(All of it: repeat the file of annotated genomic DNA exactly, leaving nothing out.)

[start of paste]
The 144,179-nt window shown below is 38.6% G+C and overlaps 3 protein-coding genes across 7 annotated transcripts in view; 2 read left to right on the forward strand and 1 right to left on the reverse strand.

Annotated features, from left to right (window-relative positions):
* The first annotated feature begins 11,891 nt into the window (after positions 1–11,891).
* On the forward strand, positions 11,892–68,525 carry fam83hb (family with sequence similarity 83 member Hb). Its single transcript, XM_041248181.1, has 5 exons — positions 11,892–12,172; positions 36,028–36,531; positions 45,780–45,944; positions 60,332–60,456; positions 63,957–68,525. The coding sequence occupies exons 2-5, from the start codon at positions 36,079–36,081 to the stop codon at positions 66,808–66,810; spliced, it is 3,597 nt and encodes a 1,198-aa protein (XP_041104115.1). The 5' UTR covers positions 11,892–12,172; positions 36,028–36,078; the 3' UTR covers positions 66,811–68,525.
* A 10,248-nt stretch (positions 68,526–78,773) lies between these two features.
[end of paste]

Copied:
The 144,179-nt window shown below is 38.6% G+C and overlaps 3 protein-coding genes across 7 annotated transcripts in view; 2 read left to right on the forward strand and 1 right to left on the reverse strand.

Annotated features, from left to right (window-relative positions):
* The first annotated feature begins 11,891 nt into the window (after positions 1–11,891).
* On the forward strand, positions 11,892–68,525 carry fam83hb (family with sequence similarity 83 member Hb). Its single transcript, XM_041248181.1, has 5 exons — positions 11,892–12,172; positions 36,028–36,531; positions 45,780–45,944; positions 60,332–60,456; positions 63,957–68,525. The coding sequence occupies exons 2-5, from the start codon at positions 36,079–36,081 to the stop codon at positions 66,808–66,810; spliced, it is 3,597 nt and encodes a 1,198-aa protein (XP_041104115.1). The 5' UTR covers positions 11,892–12,172; positions 36,028–36,078; the 3' UTR covers positions 66,811–68,525.
* A 10,248-nt stretch (positions 68,526–78,773) lies between these two features.